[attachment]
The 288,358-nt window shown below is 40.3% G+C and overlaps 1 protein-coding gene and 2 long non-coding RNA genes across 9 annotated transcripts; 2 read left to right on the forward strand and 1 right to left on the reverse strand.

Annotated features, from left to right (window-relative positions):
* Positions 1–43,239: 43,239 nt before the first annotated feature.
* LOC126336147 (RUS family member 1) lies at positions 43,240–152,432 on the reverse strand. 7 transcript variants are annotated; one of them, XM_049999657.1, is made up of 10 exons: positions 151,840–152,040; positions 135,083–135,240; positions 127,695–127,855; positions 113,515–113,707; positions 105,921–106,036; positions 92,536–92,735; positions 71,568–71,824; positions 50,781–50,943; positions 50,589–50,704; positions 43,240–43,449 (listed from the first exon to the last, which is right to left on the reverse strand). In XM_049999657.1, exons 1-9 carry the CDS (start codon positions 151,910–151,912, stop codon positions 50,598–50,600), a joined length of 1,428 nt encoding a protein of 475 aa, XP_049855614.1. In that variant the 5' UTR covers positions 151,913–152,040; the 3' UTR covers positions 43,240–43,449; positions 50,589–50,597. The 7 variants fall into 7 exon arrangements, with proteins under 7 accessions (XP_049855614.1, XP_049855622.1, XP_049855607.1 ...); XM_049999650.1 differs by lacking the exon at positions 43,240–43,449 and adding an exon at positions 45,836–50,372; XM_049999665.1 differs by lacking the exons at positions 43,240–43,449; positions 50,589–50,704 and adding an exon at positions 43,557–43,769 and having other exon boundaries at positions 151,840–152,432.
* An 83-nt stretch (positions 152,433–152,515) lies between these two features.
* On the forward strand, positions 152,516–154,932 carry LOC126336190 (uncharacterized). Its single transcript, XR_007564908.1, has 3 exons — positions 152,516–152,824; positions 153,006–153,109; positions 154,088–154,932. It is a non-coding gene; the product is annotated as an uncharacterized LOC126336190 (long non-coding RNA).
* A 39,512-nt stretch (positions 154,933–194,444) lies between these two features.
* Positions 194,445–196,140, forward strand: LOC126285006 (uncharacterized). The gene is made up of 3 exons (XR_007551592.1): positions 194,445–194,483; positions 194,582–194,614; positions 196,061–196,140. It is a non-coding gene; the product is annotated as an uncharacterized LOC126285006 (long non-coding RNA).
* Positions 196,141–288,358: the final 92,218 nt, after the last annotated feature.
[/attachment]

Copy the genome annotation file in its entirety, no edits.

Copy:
The 288,358-nt window shown below is 40.3% G+C and overlaps 1 protein-coding gene and 2 long non-coding RNA genes across 9 annotated transcripts; 2 read left to right on the forward strand and 1 right to left on the reverse strand.

Annotated features, from left to right (window-relative positions):
* Positions 1–43,239: 43,239 nt before the first annotated feature.
* LOC126336147 (RUS family member 1) lies at positions 43,240–152,432 on the reverse strand. 7 transcript variants are annotated; one of them, XM_049999657.1, is made up of 10 exons: positions 151,840–152,040; positions 135,083–135,240; positions 127,695–127,855; positions 113,515–113,707; positions 105,921–106,036; positions 92,536–92,735; positions 71,568–71,824; positions 50,781–50,943; positions 50,589–50,704; positions 43,240–43,449 (listed from the first exon to the last, which is right to left on the reverse strand). In XM_049999657.1, exons 1-9 carry the CDS (start codon positions 151,910–151,912, stop codon positions 50,598–50,600), a joined length of 1,428 nt encoding a protein of 475 aa, XP_049855614.1. In that variant the 5' UTR covers positions 151,913–152,040; the 3' UTR covers positions 43,240–43,449; positions 50,589–50,597. The 7 variants fall into 7 exon arrangements, with proteins under 7 accessions (XP_049855614.1, XP_049855622.1, XP_049855607.1 ...); XM_049999650.1 differs by lacking the exon at positions 43,240–43,449 and adding an exon at positions 45,836–50,372; XM_049999665.1 differs by lacking the exons at positions 43,240–43,449; positions 50,589–50,704 and adding an exon at positions 43,557–43,769 and having other exon boundaries at positions 151,840–152,432.
* An 83-nt stretch (positions 152,433–152,515) lies between these two features.
* On the forward strand, positions 152,516–154,932 carry LOC126336190 (uncharacterized). Its single transcript, XR_007564908.1, has 3 exons — positions 152,516–152,824; positions 153,006–153,109; positions 154,088–154,932. It is a non-coding gene; the product is annotated as an uncharacterized LOC126336190 (long non-coding RNA).
* A 39,512-nt stretch (positions 154,933–194,444) lies between these two features.
* Positions 194,445–196,140, forward strand: LOC126285006 (uncharacterized). The gene is made up of 3 exons (XR_007551592.1): positions 194,445–194,483; positions 194,582–194,614; positions 196,061–196,140. It is a non-coding gene; the product is annotated as an uncharacterized LOC126285006 (long non-coding RNA).
* Positions 196,141–288,358: the final 92,218 nt, after the last annotated feature.